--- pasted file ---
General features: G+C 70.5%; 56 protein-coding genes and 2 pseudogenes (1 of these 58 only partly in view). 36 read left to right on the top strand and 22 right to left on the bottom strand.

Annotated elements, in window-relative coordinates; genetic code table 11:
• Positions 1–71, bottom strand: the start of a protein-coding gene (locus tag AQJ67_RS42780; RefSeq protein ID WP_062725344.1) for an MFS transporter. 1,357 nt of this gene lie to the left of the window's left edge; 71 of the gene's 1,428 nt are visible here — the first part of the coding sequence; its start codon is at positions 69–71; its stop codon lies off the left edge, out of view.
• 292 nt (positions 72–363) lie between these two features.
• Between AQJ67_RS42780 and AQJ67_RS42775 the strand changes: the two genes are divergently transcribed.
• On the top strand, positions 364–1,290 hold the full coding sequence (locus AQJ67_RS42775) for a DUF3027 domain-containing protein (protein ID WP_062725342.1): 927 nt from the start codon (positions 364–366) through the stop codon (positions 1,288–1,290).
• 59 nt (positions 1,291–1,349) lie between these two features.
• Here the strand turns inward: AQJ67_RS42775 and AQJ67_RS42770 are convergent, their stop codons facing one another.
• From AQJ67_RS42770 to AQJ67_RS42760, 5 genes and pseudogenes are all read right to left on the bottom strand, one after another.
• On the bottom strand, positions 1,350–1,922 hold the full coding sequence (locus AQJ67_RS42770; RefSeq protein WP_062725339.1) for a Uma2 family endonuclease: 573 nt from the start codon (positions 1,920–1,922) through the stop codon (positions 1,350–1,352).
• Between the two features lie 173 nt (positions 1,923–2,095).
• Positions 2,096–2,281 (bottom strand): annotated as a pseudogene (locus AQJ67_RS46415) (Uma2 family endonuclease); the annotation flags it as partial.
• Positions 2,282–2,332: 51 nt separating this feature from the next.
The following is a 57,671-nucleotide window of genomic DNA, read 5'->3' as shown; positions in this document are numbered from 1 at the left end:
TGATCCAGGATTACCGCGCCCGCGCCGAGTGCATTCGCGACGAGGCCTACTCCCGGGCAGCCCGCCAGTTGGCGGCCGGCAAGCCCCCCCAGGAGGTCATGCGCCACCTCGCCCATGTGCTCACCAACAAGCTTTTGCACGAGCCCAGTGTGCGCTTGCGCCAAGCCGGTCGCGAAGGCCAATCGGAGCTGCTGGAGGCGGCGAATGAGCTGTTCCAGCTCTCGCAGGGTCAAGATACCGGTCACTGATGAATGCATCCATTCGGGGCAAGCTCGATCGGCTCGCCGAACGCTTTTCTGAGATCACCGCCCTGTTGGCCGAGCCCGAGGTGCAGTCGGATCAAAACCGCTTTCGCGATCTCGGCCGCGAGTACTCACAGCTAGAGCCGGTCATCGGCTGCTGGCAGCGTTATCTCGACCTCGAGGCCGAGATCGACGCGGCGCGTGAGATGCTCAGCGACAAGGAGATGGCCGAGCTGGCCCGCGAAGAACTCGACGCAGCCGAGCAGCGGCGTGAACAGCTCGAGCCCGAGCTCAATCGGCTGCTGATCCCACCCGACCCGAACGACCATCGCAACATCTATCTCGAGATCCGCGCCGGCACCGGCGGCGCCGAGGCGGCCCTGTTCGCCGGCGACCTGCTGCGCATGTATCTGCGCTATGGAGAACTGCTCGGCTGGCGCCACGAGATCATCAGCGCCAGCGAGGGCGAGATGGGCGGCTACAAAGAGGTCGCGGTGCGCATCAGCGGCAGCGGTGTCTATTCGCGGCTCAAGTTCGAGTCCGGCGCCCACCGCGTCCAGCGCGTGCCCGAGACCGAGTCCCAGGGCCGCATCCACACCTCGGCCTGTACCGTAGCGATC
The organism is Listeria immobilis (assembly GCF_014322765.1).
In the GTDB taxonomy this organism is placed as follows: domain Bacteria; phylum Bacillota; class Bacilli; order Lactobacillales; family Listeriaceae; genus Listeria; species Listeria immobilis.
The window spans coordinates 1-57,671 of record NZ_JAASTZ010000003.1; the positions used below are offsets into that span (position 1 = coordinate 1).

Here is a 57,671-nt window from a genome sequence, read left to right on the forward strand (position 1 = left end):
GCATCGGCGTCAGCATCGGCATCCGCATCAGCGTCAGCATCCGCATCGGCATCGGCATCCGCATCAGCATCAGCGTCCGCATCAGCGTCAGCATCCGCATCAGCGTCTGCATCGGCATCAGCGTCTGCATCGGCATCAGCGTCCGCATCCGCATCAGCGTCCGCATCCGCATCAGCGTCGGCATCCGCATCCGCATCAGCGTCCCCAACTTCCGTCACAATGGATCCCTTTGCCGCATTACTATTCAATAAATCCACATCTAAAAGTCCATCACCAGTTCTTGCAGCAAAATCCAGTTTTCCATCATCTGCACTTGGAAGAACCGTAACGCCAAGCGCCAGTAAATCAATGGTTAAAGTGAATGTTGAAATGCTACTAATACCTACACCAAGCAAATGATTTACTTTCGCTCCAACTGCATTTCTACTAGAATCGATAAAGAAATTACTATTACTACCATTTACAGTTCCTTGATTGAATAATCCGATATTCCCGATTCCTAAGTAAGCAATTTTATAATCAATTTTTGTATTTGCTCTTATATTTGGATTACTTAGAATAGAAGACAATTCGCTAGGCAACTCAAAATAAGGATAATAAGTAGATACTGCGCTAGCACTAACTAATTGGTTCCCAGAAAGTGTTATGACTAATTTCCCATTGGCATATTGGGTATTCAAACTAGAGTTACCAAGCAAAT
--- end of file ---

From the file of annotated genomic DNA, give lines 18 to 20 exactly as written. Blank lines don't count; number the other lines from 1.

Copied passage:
The window spans coordinates 1-57,671 of record NZ_JAASTZ010000003.1; the positions used below are offsets into that span (position 1 = coordinate 1).

Here is a 57,671-nt window from a genome sequence, read left to right on the forward strand (position 1 = left end):
GCATCGGCGTCAGCATCGGCATCCGCATCAGCGTCAGCATCCGCATCGGCATCGGCATCCGCATCAGCATCAGCGTCCGCATCAGCGTCAGCATCCGCATCAGCGTCTGCATCGGCATCAGCGTCTGCATCGGCATCAGCGTCCGCATCCGCATCAGCGTCCGCATCCGCATCAGCGTCGGCATCCGCATCCGCATCAGCGTCCCCAACTTCCGTCACAATGGATCCCTTTGCCGCATTACTATTCAATAAATCCACATCTAAAAGTCCATCACCAGTTCTTGCAGCAAAATCCAGTTTTCCATCATCTGCACTTGGAAGAACCGTAACGCCAAGCGCCAGTAAATCAATGGTTAAAGTGAATGTTGAAATGCTACTAATACCTACACCAAGCAAATGATTTACTTTCGCTCCAACTGCATTTCTACTAGAATCGATAAAGAAATTACTATTACTACCATTTACAGTTCCTTGATTGAATAATCCGATATTCCCGATTCCTAAGTAAGCAATTTTATAATCAATTTTTGTATTTGCTCTTATATTTGGATTACTTAGAATAGAAGACAATTCGCTAGGCAACTCAAAATAAGGATAATAAGTAGATACTGCGCTAGCACTAACTAATTGGTTCCCAGAAAGTGTTATGACTAATTTCCCATTGGCATATTGGGTATTCAAACTAGAGTTACCAAGCAAAT